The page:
I kept installing the upgrades on a weekly basis. In between I usually removed the battery. When I tested the voltage, it was always between 3.6 and 4 Volts. Then one day I left it plugged in with the original charger for about a week or two. Since then It wouldn’t boot any more. Not only did it stop booting in the middle of the process like before. This time there was no sign of life whatsoever. When I tested the battery, now it read 0 Volts no matter how many times I tried to charge it. I tried with the original charger as well as with others. I read somewhere that the L5 has an issue with the charging, in that it starts discharging after the battery is full. After that it apparently doesn’t start charging again until it is re-plugged. But I didn’t expect this to result in a battery that appears to be totally dead. Even if I wanted to charge it with an universal LiPo charger, I wouldn’t even know which way to connect it. The phone doesn’t run with a dead battery, and it also doesn’t boot without a battery.
Sending it back
The only thing left for me left to do is sending it back. I didn’t sign up for a museum piece. I just want a phone that works. It is up to Purism now if they can repair my phone, send me one from the current batch, or one from the mass production batch later on. After being through all this, I would prefer to wait for the batch that is hopefully more reliable. But I will take whatever Purism sends me.
I am often asked about this open source phone that I told everyone when waiting for it. I would love to tell them how great it was, and convince them to order theirs as well. I still think it is very important to have a phone that you can trust. But unfortunately I have to tell them what a disaster it was so far. I tell them that it appears that I got an exceptionally bad sample, and that most others are probably fine, or at least usable. But I can see from their reactions, that my experience is enough of a deterrent for them not to consider buying one.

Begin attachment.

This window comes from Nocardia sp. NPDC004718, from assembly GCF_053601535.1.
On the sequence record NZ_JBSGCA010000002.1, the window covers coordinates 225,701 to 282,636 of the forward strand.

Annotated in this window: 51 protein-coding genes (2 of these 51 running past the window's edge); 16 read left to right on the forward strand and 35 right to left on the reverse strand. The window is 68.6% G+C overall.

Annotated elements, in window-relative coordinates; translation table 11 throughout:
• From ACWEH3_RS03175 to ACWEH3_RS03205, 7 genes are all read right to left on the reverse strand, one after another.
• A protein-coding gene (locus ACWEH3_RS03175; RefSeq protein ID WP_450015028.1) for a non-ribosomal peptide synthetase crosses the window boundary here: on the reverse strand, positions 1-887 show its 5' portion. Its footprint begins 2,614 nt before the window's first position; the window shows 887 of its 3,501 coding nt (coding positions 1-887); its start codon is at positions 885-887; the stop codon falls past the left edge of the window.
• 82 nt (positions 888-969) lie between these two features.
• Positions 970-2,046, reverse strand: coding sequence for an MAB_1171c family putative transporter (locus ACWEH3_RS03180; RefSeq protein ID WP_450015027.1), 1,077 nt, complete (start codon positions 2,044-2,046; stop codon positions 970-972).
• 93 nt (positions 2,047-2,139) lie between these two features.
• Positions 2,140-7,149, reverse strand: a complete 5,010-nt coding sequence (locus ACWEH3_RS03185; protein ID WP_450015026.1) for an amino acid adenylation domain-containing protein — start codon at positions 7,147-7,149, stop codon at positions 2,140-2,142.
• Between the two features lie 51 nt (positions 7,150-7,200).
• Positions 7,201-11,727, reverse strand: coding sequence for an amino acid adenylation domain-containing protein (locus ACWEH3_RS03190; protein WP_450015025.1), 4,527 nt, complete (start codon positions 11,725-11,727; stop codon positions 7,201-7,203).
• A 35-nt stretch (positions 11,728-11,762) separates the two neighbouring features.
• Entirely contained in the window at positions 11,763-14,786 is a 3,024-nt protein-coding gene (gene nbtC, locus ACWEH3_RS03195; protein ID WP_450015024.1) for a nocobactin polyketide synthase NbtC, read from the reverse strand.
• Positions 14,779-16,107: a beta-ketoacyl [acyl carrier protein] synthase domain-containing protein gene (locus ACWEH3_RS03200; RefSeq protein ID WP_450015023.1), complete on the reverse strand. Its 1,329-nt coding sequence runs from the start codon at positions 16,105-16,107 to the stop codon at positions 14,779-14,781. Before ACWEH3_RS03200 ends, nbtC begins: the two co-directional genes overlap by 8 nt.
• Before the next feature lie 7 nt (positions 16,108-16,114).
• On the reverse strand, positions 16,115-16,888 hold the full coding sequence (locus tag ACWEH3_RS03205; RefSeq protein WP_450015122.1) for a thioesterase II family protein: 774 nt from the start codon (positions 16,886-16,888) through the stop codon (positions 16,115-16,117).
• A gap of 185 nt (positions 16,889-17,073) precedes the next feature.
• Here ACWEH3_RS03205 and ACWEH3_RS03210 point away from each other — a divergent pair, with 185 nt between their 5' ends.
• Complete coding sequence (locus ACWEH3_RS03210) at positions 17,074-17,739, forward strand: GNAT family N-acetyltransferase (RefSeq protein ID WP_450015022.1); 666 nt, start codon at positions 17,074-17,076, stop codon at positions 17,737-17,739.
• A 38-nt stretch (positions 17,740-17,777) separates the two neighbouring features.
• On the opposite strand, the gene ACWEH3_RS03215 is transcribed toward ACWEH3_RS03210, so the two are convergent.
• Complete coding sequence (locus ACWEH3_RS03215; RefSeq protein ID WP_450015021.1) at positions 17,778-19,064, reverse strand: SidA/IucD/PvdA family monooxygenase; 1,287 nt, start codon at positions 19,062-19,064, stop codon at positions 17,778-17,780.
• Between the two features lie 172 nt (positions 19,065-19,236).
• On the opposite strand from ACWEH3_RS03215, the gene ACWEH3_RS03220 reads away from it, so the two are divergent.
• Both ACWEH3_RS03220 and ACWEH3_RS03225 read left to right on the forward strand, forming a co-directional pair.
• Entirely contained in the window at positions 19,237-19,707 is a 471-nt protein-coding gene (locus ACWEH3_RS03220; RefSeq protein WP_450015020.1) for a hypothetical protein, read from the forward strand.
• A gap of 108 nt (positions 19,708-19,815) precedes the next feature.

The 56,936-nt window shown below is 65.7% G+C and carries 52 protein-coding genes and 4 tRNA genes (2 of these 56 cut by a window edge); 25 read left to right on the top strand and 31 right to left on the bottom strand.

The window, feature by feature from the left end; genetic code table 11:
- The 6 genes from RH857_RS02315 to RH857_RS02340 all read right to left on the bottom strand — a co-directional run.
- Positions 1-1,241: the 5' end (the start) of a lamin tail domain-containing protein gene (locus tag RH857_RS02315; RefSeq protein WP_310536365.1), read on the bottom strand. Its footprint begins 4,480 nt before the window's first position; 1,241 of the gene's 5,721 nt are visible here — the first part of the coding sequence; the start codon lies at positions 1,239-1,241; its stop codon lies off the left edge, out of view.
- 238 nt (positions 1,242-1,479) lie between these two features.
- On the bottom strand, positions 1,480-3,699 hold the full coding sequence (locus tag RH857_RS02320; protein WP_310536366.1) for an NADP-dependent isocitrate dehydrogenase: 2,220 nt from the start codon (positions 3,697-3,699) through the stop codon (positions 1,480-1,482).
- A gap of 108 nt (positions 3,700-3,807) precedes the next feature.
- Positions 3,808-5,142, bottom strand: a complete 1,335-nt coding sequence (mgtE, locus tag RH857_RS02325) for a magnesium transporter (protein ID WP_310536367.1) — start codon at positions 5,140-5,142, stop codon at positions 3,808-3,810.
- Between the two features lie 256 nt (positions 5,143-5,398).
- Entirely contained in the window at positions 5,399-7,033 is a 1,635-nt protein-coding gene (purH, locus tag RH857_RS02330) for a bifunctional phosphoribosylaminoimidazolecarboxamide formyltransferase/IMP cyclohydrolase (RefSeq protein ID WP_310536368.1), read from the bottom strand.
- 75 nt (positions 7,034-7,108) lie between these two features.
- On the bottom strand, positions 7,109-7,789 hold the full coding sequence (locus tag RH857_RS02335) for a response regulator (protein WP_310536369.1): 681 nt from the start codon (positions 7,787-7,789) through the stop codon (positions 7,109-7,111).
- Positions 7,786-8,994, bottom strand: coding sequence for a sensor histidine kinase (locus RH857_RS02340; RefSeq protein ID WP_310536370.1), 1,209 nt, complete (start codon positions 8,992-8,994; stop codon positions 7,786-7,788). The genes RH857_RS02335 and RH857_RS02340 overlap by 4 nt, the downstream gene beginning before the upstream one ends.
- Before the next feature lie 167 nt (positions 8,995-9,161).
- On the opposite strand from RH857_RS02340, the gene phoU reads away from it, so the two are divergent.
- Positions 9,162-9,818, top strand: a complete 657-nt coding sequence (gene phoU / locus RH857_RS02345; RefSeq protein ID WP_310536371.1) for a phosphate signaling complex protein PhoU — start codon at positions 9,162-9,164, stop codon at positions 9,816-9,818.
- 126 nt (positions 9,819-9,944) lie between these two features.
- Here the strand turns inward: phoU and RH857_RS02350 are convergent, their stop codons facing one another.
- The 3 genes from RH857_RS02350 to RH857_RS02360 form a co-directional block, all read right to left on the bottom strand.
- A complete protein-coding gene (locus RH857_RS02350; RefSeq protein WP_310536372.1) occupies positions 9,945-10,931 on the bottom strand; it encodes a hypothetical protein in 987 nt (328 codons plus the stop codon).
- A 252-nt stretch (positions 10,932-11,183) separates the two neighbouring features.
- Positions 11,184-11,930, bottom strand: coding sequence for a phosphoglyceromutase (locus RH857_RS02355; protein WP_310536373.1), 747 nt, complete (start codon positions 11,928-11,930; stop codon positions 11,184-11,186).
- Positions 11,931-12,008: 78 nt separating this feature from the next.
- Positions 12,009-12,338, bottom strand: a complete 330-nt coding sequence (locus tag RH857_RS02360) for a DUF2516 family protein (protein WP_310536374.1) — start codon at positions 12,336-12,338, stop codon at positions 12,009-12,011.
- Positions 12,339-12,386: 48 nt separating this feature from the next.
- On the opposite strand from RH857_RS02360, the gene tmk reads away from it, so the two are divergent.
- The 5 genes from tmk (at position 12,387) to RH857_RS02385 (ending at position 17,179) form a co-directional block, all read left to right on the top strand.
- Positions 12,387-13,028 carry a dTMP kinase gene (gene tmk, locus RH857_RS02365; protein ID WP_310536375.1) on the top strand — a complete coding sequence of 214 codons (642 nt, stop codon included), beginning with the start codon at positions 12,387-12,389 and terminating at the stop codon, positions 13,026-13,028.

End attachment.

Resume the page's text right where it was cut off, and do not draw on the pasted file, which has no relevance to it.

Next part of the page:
Update September 2020
Soon after sending back the phone, I received a replacement unit. Unfortunately it came with a US modem. So I waited for another month for the correct modem. It arrived yesterday, and it was easy to replace. Now I finally have a working phone. I switched the SIM to the Librem5 and use it as my main phone now. Some things have improved a lot since last year. Especially the power consumption. Others not so much, such as bluetooth in the car. Anyway, I plan to write another post after gaining some more experience with it.
How’s the new Librem5 worked out since September? I’m strongly tempted to order one (as I’m a long-time Debian GNU/Linux user), but I haven’t found many actual user-reviews of the phone.
I used the Librem 5 as my main phone for half a year after writing this post. In hindsight, my expectations were probably too high. But still I was a bit disapointed. Everybody I phoned complained about bad audio quality and a disturbing echo. The battery lasted only a couple of hours in standby. So I had to plug it in wherever possible.
If I remember correctly, it was in March, when I received the PinePhone Mobian edition. The operating system is very similar, but there are some things that ran better from the start:
+ hardware kill switches on the outside and usable
+ feels snappier
– battery live
– audio quality
– bulky and heavy
– hardware kill switches not practical at all
– feels underpowered
– I don’t think the baseband is separated as well as in the Librem5
+ phone calls and text messages worked from the beginning
+ battery live
+ audio quality
+ external monitor worked from the beginning
+ apps like electrum, telegram or firefox worked from the beginning
+ camera works
+ usable virtual keyboard for the terminal
And then there is a con for both: I have still no way to read QR codes for BTC transactions. The Mobian phone app can read the QR codes, and has a button called “copy” but that doesn’t actually copy it to the clipboard.